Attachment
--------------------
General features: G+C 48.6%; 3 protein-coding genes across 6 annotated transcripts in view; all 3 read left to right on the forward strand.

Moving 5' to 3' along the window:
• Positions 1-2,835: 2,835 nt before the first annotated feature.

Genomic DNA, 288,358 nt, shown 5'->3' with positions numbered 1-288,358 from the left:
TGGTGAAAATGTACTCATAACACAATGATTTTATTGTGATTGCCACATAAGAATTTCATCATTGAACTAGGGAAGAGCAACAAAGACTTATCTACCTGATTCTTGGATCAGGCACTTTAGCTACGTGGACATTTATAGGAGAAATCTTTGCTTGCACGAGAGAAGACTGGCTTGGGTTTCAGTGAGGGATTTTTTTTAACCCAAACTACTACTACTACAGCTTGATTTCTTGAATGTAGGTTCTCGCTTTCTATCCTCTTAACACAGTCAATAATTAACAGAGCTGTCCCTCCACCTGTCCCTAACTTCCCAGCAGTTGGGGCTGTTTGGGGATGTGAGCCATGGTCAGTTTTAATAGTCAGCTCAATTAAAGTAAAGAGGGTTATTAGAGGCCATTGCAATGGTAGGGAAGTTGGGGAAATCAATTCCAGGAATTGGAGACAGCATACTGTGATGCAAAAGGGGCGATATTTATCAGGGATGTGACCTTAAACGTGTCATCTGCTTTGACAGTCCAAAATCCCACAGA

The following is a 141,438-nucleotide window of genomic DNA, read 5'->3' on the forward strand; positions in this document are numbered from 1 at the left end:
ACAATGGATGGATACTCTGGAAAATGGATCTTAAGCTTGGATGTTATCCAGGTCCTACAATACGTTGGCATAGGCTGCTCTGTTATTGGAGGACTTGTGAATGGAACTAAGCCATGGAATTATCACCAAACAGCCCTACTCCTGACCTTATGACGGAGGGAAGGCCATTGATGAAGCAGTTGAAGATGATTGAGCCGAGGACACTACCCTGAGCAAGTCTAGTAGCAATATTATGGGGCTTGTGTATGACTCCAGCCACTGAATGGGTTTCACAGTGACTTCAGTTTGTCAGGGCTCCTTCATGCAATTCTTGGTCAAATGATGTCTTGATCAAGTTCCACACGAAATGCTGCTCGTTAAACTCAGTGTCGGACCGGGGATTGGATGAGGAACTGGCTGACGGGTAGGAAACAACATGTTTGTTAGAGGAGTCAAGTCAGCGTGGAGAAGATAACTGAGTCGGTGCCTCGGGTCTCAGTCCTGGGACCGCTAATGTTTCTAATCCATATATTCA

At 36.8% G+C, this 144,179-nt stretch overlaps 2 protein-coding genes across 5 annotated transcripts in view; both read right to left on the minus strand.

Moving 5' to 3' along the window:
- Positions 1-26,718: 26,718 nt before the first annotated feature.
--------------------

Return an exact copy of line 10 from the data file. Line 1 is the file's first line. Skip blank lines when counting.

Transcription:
- Positions 1-26,718: 26,718 nt before the first annotated feature.